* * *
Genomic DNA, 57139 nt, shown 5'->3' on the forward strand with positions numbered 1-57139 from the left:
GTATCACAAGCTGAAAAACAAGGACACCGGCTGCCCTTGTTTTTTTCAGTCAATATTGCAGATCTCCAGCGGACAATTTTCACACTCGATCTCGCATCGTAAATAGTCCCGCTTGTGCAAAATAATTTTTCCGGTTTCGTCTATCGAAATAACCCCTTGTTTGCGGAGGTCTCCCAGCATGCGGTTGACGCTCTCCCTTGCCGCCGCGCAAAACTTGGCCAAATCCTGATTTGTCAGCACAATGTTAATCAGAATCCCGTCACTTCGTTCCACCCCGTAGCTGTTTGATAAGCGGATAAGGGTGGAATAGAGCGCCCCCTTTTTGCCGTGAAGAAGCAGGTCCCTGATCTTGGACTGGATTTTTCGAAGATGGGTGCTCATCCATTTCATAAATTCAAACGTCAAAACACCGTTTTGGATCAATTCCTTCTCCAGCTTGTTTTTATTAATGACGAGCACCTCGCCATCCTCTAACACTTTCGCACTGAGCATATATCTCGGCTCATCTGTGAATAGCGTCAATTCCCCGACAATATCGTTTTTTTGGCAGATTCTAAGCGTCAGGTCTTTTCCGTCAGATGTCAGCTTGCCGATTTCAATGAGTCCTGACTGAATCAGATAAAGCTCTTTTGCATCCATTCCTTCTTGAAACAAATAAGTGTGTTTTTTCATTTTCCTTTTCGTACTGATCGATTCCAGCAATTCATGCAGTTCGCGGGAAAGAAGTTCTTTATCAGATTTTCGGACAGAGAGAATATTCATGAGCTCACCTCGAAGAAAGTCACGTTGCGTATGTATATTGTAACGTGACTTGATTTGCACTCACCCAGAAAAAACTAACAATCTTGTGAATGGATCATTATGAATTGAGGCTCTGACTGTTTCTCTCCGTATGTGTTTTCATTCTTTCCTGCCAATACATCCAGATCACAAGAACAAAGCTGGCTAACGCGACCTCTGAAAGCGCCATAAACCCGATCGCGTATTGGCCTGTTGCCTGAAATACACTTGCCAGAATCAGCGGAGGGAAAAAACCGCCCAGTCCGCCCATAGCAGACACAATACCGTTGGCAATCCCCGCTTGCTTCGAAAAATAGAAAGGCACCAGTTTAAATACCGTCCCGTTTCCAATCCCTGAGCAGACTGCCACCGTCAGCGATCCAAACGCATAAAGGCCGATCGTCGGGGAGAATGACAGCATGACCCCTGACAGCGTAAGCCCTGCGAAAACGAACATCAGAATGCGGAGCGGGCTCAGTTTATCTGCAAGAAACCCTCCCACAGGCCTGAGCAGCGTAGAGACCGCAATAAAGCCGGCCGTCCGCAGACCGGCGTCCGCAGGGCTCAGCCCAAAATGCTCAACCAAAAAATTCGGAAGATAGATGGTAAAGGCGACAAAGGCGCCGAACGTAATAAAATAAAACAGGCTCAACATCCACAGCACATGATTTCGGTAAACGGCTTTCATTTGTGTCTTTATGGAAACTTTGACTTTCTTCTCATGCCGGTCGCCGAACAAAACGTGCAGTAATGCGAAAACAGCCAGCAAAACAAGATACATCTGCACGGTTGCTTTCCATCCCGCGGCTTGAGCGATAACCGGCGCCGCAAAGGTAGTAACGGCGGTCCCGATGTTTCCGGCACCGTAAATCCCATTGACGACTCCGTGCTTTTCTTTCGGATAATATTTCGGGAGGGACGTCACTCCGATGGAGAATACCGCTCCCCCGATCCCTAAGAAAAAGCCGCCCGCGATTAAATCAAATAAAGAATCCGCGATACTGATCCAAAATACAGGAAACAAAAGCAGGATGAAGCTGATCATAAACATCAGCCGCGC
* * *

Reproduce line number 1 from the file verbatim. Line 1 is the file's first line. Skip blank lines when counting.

Genomic DNA, 57139 nt, shown 5'->3' on the forward strand with positions numbered 1-57139 from the left: